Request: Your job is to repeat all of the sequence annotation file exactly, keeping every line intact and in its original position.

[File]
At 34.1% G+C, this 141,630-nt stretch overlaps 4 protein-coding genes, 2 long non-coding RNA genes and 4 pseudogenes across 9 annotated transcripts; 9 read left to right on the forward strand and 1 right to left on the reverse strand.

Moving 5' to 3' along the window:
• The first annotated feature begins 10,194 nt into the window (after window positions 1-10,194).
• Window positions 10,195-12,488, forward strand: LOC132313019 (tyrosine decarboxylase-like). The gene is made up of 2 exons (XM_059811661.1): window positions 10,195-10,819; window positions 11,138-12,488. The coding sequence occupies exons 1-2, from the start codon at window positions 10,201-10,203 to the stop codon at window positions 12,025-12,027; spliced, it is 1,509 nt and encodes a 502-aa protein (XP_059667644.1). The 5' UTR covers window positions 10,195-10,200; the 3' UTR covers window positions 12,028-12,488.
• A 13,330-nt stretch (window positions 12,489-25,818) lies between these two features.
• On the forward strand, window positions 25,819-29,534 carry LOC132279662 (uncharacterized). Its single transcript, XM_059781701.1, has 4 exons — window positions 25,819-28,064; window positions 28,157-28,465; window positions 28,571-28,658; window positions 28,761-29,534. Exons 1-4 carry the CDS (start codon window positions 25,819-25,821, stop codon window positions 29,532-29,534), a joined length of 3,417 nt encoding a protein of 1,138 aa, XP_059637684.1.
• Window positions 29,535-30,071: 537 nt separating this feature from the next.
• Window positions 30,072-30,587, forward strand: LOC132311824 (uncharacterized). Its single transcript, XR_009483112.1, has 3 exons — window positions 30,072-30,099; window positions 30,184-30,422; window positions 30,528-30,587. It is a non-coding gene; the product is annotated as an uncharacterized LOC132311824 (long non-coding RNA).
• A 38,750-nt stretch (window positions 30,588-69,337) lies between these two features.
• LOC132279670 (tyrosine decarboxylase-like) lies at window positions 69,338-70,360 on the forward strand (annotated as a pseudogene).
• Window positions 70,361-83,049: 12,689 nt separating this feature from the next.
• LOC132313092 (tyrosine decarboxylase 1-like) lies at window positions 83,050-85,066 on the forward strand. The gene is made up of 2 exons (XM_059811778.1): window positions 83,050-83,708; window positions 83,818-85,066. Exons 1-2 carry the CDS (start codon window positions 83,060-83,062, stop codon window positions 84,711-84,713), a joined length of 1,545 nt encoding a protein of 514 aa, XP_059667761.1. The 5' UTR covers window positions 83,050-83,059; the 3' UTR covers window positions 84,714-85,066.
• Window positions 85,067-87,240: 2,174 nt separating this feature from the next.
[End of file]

At 34.1% G+C, this 141,630-nt stretch overlaps 4 protein-coding genes, 2 long non-coding RNA genes and 4 pseudogenes across 9 annotated transcripts; 9 read left to right on the forward strand and 1 right to left on the reverse strand.

Moving 5' to 3' along the window:
• The first annotated feature begins 10,194 nt into the window (after window positions 1-10,194).
• Window positions 10,195-12,488, forward strand: LOC132313019 (tyrosine decarboxylase-like). The gene is made up of 2 exons (XM_059811661.1): window positions 10,195-10,819; window positions 11,138-12,488. The coding sequence occupies exons 1-2, from the start codon at window positions 10,201-10,203 to the stop codon at window positions 12,025-12,027; spliced, it is 1,509 nt and encodes a 502-aa protein (XP_059667644.1). The 5' UTR covers window positions 10,195-10,200; the 3' UTR covers window positions 12,028-12,488.
• A 13,330-nt stretch (window positions 12,489-25,818) lies between these two features.
• On the forward strand, window positions 25,819-29,534 carry LOC132279662 (uncharacterized). Its single transcript, XM_059781701.1, has 4 exons — window positions 25,819-28,064; window positions 28,157-28,465; window positions 28,571-28,658; window positions 28,761-29,534. Exons 1-4 carry the CDS (start codon window positions 25,819-25,821, stop codon window positions 29,532-29,534), a joined length of 3,417 nt encoding a protein of 1,138 aa, XP_059637684.1.
• Window positions 29,535-30,071: 537 nt separating this feature from the next.
• Window positions 30,072-30,587, forward strand: LOC132311824 (uncharacterized). Its single transcript, XR_009483112.1, has 3 exons — window positions 30,072-30,099; window positions 30,184-30,422; window positions 30,528-30,587. It is a non-coding gene; the product is annotated as an uncharacterized LOC132311824 (long non-coding RNA).
• A 38,750-nt stretch (window positions 30,588-69,337) lies between these two features.
• LOC132279670 (tyrosine decarboxylase-like) lies at window positions 69,338-70,360 on the forward strand (annotated as a pseudogene).
• Window positions 70,361-83,049: 12,689 nt separating this feature from the next.
• LOC132313092 (tyrosine decarboxylase 1-like) lies at window positions 83,050-85,066 on the forward strand. The gene is made up of 2 exons (XM_059811778.1): window positions 83,050-83,708; window positions 83,818-85,066. Exons 1-2 carry the CDS (start codon window positions 83,060-83,062, stop codon window positions 84,711-84,713), a joined length of 1,545 nt encoding a protein of 514 aa, XP_059667761.1. The 5' UTR covers window positions 83,050-83,059; the 3' UTR covers window positions 84,714-85,066.
• Window positions 85,067-87,240: 2,174 nt separating this feature from the next.